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HELP is seeking a Knowledge Translation Coordinator to support several research projects led by Dr. Michael Kobor. The incumbent will contribute to three ongoing and connected cohort studies broadly aimed at understanding how early life experiences get “under the skin” to affect health and behavior across the lifespan. This position will report to the Kobor Lab Research Manager and will have close working relationships with faculty and staff attached to a number of Social Epigenetics research projects, based at the BC Children’s Hospital Research Institute; as well working closely with HELP’s Knowledge Translation Team and Faculty as appropriate. For further information, please visit UBC Job Careers.
This is one of those very special job postings. Don’t miss your opportunity. Applications close August 8th, 2017.
HELP is excited to announce that Joanne Schroeder, currently the Executive Director of the Comox Valley Child Development Association, has been awarded a Max Bell Foundation Policy Fellowship. She will be hosted by HELP in this role. The position will be effective in September and last for two years.
The Fellowship project will develop a framework for strengthening leadership in BC’s child-serving systems (health, education and child development). Over the next two years Joanne will develop a toolkit of best practices and then work with two or three communities to prototype, or try out, these tools in the real world through a training, coaching and mentoring process. By the end of the project the intention is to establish some infrastructure (based at HELP) that will allow the capacity building work to continue long term.
This work intersects beautifully with the community collaboration and networking research that is currently being led by Dr. Brenda Poon at HELP: this will act as a foundation for adaptive learning and understanding best practices throughout the project.
Welcome back Joanne.
The Dalai Lama Center for Peace and Education is seeking a Communications Coordinator.
The Communicatiosn Coordinator will have overall responsibility for all aspects of the Dalai Lama Center for Peace and Education's communications, social media and marketing activities of the Center. The Communications Coordinator will ensure brand consistency across all platforms, and will be responsible for the organizations communications strategy. This is an exciting and comprehensive position with the opportunity to play an integral role in the evolution of the Dalai Lama Center, and the promotion of Heart-Mind well-being in the province and beyond.
Please view the posting to learn more.
Social and emotional learning programs for youth not only immediately improve mental health, social skills, and learning outcomes but also continue to benefit children years later, according to new research from UBC, University of Illinois at Chicago and Loyola University.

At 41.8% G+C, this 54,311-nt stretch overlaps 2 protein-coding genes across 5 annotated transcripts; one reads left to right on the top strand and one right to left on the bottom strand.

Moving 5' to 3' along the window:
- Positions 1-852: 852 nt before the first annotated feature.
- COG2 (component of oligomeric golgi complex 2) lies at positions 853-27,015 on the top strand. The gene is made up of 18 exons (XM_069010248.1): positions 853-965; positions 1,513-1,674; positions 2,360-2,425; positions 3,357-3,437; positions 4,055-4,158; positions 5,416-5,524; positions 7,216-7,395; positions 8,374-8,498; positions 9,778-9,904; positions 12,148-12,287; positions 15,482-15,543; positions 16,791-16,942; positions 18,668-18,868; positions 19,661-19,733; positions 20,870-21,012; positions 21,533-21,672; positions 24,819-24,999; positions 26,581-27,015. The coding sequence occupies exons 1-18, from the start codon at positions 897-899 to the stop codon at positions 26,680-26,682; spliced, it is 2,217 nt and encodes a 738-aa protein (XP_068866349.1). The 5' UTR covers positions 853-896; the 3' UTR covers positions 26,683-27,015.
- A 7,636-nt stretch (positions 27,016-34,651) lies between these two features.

“Social-emotional learning programs teach the skills that children need to succeed and thrive in life,” said Eva Oberle, an assistant professor at UBC’s Human Early Learning Partnership in the school of population and public health. “We know these programs have an immediate positive effect so this study wanted to assess whether the skills stuck with students over time, making social-emotional learning programs a worthwhile investment of time and financial resources in schools.”
Social-emotional learning teaches children to recognize and understand their emotions, feel empathy, make decisions and build and maintain relationships. Previous research has shown that incorporating these programs into the classroom improves learning outcomes and reduces anxiety and behavioural problems among students. Some schools have incorporated social-emotional learning programs – like MindUP and Roots of Empathy – into classrooms while other school systems, including the new B.C. curriculum, embrace it more systemically.
The new study analyzed results from 82 different programs involving more than 97,000 students from kindergarten to middle school in the U.S., Europe and the U.K. where the effects were assessed at least six months after the programs completed. The researchers found that social-emotional learning continued to have positive effects in the classroom but was also connected to longer-term positive outcomes.
Students who participated in programs graduated from college at a rate 11 per cent higher than peers who did not. Their high school graduation rate was six per cent higher. Drug use and behaviour problems were six per cent lower for program participants, arrest rates 19 per cent lower, and diagnoses of mental health disorders 13.5 per cent lower.
Oberle and her colleagues also found that all children benefitted from the programs regardless of race, socioeconomic background or school location.
“Teaching social-emotional learning in schools is a way to support individual children in their pathways to success, and it’s also a way to promote better public health outcomes later in life,” said Oberle. “However, these skills need to be reinforced over time and we would like to see schools embed social-emotional learning systematically into the curriculum, rather than doing programs as a ‘one-off.’ ”
Oberle and her colleagues say schools are an ideal place to implement these interventions because they will reach almost all children, including those who are disadvantaged.
“Especially during middle-school years and early adolescence, young people shift away from their families and toward influences in peer groups and teachers,” Oberle said. “Children spend 923 hours in the classroom every year; what happens in schools is very influential on child development.”
The study was published last week in Child Development.
Photo credit: Flickr
HELP is seeking a CHEQ/EDI Coordinator who will coordinate key project deliverables of the Early Child Development Program of Research in specific relation to the Childhood Experiences Questionnaire (CHEQ) and the Early Development Instrument (EDI). The incumbent provides coordination and support for tasks related to implementation of the CHEQ and EDI such as: coordinating research and information sharing agreements; monitoring budgetary costs; participating in data collection; liaising with school districts, teachers and school personnel; participating in training webinars; monitoring electronic data collections systems; assisting with knowledge dissemination activities etc. For further information, please visit the UBC Job Careers page.
HELP is excited to announce Dr. Alison Gerlach as our newest Honorary Research Associate, effective July 1st.